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In this Saturday, July 1, 2017, file photo, an employee of Kaspersky Lab works on computers at the company’s headquarters in Moscow. Worries rippled through the consumer market for antivirus software after the U.S. government banned federal agencies from using Kaspersky Lab software Wednesday. Best Buy said it will no longer sell software made by the Russian company, although one security researcher said most consumers don’t need to be alarmed.

Across West Virginia University’s campuses, about 17,000 computers are protected by the anti-virus software Kaspersky, a company based in Russia which has recently found itself in the spotlight for intelligence agencies fearing its connection with the Russian government.

The federal government has started wiping the software from its every computer in fear the Russian government could compel the company to let it access secure information, according to a New York Times report. WVU also started the process of finding a new anti-virus software on Friday, and hopes to select a new software by next summer.

“There are lots of politics at play here, but the fact is that, from a technical standpoint, it’s a great product and it does what we need it to do,” said Vicki Smith, spokeswoman for the school’s Information Technology Services. “There are a number of independent testing labs that have rated this product very highly.”

Students and faculty members using university computers needn’t worry that the software could compromise the security of their personal information, Smith said. After to speaking to law enforcement, WVU shut down a backdoor through which the school’s information could be shared with the company’s headquarters in Moscow.

There was no specific incident that prompted WVU to close the backdoor to Kaspersky, Smith said. In July, the company was removed from two federal lists of companies the government can buy technology equipment from, according to a Reuters report.

WVU posted the request for proposals to find a new software company on Friday, but started the process of crafting the request around the time Kaspersky was removed from the list, Smith said. Kaspersky would be able to submit a bid, and could be selected as the winner bidder as long as it met all of the requirements and was added back to the approved list again. That list is maintained by the General Services Administration.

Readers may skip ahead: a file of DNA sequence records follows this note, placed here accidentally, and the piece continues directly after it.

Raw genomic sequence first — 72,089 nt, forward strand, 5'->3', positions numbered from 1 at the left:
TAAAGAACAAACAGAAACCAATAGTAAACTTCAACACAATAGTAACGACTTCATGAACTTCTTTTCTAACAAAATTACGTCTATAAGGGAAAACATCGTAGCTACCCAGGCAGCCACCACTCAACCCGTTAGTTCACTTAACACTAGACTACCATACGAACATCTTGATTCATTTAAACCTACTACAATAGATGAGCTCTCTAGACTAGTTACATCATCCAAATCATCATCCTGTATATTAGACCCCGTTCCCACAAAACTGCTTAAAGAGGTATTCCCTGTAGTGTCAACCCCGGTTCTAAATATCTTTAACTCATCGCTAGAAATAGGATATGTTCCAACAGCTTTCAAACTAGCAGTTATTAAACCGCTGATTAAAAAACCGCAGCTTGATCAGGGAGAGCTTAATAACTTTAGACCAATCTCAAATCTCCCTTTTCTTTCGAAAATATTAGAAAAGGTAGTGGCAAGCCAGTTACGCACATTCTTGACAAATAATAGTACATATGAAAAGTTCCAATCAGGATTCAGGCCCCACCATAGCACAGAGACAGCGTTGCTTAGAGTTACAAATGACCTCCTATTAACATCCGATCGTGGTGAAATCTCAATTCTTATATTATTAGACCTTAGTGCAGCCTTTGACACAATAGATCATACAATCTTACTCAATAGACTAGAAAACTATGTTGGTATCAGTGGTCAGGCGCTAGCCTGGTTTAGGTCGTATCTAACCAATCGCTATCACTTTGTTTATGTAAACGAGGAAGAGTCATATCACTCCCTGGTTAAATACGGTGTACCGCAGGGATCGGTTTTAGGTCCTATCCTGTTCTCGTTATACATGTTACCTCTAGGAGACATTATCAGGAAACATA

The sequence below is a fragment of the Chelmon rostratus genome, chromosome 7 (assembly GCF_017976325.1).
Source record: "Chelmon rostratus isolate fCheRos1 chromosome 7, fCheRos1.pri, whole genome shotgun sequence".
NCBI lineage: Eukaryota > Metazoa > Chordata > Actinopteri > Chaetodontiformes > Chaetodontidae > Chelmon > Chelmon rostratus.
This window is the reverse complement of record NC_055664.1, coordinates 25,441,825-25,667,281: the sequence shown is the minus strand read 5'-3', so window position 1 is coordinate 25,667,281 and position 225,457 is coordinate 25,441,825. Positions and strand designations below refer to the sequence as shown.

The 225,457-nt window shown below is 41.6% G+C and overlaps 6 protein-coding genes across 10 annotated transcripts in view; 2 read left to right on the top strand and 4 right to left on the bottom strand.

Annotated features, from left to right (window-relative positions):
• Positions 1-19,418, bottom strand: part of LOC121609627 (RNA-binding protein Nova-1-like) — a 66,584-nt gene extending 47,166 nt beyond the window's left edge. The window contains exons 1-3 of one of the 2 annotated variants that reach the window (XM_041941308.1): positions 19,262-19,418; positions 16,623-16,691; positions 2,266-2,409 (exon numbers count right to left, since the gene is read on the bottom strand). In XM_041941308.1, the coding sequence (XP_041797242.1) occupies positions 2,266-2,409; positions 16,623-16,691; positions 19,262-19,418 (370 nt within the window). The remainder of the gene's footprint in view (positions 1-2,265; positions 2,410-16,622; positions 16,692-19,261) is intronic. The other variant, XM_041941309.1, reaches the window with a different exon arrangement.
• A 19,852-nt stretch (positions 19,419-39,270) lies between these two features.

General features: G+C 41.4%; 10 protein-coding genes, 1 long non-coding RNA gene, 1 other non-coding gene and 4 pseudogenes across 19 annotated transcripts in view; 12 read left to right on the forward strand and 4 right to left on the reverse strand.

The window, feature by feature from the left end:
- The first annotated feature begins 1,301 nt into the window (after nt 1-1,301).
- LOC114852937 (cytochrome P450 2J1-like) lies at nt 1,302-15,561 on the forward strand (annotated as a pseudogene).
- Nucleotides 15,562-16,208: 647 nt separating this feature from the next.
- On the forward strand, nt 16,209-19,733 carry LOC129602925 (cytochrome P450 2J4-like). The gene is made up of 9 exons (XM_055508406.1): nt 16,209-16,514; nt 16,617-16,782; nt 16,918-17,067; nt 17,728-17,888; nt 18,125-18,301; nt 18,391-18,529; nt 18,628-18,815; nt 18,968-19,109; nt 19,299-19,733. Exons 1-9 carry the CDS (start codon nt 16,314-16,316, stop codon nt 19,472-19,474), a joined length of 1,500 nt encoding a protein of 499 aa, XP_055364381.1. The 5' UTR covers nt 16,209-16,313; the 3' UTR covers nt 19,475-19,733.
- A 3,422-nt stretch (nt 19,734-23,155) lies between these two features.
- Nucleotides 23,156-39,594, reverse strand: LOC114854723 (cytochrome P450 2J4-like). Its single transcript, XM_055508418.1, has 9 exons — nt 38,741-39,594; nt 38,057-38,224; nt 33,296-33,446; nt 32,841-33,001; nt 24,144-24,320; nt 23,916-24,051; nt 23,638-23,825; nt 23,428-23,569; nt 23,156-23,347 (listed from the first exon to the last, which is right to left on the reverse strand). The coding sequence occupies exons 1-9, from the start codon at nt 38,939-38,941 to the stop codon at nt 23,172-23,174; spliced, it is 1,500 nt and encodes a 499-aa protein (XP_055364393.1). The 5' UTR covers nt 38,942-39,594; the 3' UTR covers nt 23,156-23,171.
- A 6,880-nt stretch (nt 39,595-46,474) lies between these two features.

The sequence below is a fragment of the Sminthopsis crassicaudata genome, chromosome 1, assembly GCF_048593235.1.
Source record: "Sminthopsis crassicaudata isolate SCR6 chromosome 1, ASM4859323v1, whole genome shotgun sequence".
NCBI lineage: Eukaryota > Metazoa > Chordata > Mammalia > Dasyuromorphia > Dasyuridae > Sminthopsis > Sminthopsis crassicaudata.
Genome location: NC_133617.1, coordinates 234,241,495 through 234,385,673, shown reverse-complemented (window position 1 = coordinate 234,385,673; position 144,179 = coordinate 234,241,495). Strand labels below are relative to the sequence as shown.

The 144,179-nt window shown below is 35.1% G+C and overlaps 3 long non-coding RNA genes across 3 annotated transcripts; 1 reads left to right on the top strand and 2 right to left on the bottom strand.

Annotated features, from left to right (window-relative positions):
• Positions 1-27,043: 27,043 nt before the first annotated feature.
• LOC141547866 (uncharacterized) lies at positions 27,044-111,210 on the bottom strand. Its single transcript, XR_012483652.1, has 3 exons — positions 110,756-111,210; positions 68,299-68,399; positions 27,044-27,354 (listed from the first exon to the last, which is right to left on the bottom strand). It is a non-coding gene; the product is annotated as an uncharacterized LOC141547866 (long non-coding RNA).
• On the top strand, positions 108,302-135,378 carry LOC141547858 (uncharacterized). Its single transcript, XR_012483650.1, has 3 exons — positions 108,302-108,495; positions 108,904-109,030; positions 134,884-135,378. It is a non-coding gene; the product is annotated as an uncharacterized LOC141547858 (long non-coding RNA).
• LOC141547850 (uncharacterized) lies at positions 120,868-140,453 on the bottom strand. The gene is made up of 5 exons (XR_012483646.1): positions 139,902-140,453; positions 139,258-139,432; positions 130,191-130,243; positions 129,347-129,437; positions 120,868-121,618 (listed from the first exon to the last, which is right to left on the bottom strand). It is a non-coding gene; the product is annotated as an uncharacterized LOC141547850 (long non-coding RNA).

Although the federal government acted swiftly to start wiping the software off its computers, the software will stay on WVU computers through next summer.

“It would be dangerous to remove anti-virus protection from 17,000 computers, and it’s not a quick and easy thing to turn the ship,” Smith said. “It’s a massive enterprise.”

The school’s cyber-liability insurance requires the school maintain proof that its computers are protected by anti-virus software. In June of 2017, more than 200,000 virus files were quarantined by the software, according to data from ITS.

Information technology analyst Gartner has ranked Kaspersky as one of the industry’s leaders in anti-virus software for six years running. The company’s Chief Executive Officer, Eugene Kaspersky, has defended his company from rumors of interference coming the Kremlin and is planning to testify before Congress later this month, according to Reuters.

Marshall University, West Virginia’s second largest university, does not use the Kaspersky software, according to spokeswoman Ginny Painter.

Reach Jake Jarvis at jake.jarvis@wvgazettemail.com, Facebook.com/newsroomjake, 304-348-7939 or follow @NewsroomJake on Twitter.

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